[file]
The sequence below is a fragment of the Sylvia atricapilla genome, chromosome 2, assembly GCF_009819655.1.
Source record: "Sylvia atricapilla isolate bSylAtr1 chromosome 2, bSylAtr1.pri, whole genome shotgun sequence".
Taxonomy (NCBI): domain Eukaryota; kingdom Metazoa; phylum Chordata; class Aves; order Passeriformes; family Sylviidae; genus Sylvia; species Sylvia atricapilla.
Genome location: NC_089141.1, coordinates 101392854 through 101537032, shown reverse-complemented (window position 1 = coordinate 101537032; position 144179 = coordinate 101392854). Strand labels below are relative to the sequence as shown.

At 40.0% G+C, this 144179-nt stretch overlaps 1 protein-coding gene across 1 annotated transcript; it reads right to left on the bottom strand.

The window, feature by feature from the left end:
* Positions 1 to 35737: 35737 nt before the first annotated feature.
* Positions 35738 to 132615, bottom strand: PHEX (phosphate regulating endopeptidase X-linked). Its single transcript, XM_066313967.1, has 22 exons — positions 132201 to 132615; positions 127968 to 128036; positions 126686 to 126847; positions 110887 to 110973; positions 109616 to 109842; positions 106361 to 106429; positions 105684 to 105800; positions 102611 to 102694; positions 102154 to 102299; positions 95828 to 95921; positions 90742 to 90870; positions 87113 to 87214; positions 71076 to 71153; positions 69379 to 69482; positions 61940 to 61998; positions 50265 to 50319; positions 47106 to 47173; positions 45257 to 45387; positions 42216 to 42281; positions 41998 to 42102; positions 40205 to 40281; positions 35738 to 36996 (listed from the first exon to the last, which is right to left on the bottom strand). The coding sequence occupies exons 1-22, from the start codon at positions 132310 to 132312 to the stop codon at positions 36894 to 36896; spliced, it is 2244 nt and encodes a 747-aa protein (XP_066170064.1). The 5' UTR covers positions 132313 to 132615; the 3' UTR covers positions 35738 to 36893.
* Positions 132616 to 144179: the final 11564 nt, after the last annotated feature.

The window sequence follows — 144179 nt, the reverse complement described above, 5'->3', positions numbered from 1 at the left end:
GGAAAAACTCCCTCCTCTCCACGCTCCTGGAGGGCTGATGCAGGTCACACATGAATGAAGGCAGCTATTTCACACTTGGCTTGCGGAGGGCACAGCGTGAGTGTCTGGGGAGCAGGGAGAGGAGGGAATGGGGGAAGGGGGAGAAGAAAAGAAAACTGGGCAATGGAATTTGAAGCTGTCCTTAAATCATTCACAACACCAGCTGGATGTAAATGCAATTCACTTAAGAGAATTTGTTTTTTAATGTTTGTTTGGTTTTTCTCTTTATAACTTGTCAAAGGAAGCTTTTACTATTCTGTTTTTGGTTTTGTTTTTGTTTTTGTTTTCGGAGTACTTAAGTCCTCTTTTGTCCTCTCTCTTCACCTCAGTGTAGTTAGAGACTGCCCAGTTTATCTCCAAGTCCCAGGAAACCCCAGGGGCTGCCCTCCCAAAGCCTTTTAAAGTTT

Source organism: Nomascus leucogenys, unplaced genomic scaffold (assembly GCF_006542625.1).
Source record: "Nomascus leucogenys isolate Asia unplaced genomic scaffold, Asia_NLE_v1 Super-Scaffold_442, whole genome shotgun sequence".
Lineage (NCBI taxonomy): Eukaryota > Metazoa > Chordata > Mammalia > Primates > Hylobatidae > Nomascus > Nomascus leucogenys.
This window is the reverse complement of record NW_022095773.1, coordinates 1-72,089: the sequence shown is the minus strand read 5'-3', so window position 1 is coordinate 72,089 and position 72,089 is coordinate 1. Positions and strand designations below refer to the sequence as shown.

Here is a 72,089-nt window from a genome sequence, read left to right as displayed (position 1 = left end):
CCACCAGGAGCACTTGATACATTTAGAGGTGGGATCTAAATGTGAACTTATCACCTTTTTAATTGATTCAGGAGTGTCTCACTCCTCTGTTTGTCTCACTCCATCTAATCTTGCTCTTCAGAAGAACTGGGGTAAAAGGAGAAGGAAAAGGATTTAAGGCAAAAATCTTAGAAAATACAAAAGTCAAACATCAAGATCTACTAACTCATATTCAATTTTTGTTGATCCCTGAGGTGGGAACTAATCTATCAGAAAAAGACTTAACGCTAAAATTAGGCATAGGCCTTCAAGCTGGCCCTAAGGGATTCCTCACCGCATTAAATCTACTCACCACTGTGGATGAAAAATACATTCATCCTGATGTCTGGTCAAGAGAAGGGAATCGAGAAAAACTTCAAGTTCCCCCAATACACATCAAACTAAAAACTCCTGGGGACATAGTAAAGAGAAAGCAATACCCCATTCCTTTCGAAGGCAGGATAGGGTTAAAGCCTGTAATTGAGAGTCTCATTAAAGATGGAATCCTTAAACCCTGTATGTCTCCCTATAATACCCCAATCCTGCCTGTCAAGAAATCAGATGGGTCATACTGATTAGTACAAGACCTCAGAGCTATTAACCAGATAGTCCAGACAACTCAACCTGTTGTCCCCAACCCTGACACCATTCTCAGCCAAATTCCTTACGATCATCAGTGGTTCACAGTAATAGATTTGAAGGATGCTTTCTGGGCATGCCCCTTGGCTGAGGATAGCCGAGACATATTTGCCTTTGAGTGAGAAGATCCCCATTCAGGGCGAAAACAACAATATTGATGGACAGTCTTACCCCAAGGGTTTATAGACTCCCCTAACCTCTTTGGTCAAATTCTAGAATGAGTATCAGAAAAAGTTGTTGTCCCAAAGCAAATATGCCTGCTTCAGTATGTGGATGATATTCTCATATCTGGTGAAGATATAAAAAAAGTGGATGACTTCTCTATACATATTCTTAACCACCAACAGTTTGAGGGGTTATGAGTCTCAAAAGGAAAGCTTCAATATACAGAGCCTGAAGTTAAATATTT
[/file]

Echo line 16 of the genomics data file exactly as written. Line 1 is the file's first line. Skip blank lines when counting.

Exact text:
Here is a 72,089-nt window from a genome sequence, read left to right as displayed (position 1 = left end):